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I havnt seen any soloists with the D on the table like that?! It's definitely a soloist tho and it not a modern one I don't think.
 

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I havnt seen any soloists with the D on the table like that?! It's definitely a soloist tho and it not a modern one I don't think.
No, not modern for sure. I have owned this piece for ages.
 

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I have a C* like the D in the photo. A measurement would help confirm it. I don’t have it with me right now (on vacation). A while back I was told mine was an Airflow. Without the word SOLOIST on it, the one in the photo may be an Airflow. DAVE
 

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Hi bro,
This is an Airflow model. This is the version they made after the ones that had the word Airflow stamped on the table. They put a letter denomination in the oval on the table.

These are worth very good money so don’t sell this cheap.
 

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Hi,
This is an Airflow model. This is the version they made after they stopped using the word Airflow on the table, and put a letter denomination in the oval on the table.

These are worth very good money so don’t sell this cheap.
Good to know! Thanks
 

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This is the version just before the short shank. Not certain when it started, possibly near the end of the BA, or at the start of the SBA, but for certain they were the mouthpiece that came with certain versions of the SBA.

Similar to the short shank soloists to look at externally, but inside, the throat is round, unlike the U shape soloists.

For me they are a little darker than the soloists, with a little less zing. Lovely singing quality to them.

I have an original E for tenor and a couple for alto.
 

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+1 to what 10mfan and KMR said - this style was made in the late 40's to mid 50's until the Soloists came out, so it would have been the mouthpiece that came with the SBA and maybe with some early MK VIs.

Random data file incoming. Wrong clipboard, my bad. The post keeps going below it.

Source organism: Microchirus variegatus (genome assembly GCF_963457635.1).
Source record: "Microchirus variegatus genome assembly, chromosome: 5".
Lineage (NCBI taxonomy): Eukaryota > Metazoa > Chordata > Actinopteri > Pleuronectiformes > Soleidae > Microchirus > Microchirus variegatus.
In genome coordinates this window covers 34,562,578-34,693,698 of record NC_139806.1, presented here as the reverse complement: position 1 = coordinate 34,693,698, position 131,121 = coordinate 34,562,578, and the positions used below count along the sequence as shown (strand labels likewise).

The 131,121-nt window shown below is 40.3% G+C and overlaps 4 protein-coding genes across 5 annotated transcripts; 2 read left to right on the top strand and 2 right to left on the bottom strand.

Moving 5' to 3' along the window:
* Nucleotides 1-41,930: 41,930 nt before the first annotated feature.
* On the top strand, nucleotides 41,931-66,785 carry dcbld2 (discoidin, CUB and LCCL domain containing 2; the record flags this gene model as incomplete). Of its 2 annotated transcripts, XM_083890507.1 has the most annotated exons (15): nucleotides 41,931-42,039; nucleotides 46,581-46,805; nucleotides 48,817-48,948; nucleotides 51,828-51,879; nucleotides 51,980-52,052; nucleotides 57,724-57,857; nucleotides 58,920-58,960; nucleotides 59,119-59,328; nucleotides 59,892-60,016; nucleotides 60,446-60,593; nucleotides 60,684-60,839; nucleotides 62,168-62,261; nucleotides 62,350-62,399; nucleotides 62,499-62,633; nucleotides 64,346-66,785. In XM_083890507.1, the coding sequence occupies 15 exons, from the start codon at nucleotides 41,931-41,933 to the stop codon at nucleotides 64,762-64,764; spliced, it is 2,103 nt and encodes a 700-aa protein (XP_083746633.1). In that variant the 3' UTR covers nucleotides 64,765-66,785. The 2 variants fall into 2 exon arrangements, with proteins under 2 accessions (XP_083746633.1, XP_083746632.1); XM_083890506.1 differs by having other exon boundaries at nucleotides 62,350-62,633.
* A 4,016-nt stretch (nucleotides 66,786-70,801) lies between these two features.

Is it a soprano piece? I have a 60's Soloist-Style soprano E, which has the E on the back, not the table - before that I had a C* of the same type which I believe I sold for ~$350 around 5 years ago or so.
 

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+1 to what 10mfan and KMR said - this style was made in the late 40's to mid 50's until the Soloists came out, so it would have been the mouthpiece that came with the SBA and maybe with some early MK VIs.

Is it a soprano piece? I have a 60's Soloist-Style soprano E, which has the E on the back, not the table - before that I had a C* of the same type which I believe I sold for ~$350 around 5 years ago or so.
Thank you for your input. Yes, it's a soprano piece.
 

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I have a 60's Soloist-Style soprano E, which has the E on the back, not the table -
I’m not certain, but I dont think these “soloist style”. Ie no “soloist” written on the table were as early as the 60s.

I think they were later. Certainly they were the Selmer mouthpiece in the 70s, right up until the change to the S80 mouthpiece was introduced. In surprise, surprise.... 1980. !!

I have a couple of these non soloist versions in my box of goodies. For me they are a different vibe than the short shank and long shank soloists.

certainly on alto and tenor, they are less desirable/valuable than proper soloists.
 

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Think you're right, according to Theo "The Soloist Style mouthpieces were produced primarily in the late 1960s and 1970s. Because they look like the Soloist mouthpieces, but are not marked Soloist, they are called Soloist Style." Here is a good reference: https://theowanne.com/knowledge/mouthpiece-museum/selmer-mouthpieces/

Now that I think of it though mine has a small round chamber, not U-shaped like the soloists. Did soprano mouthpieces keep the round chamber?
 

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I bought my soprano Airflow C* new at a music store in downtown L.A. in 1957. I was 17 years old then and didn’t know squat about most anything saxophone (probably still don’t) except that the Selmer scroll-shank they sold me played better than the piece I was using at the time.

I hope that helps establish a time-line. DAVE
 
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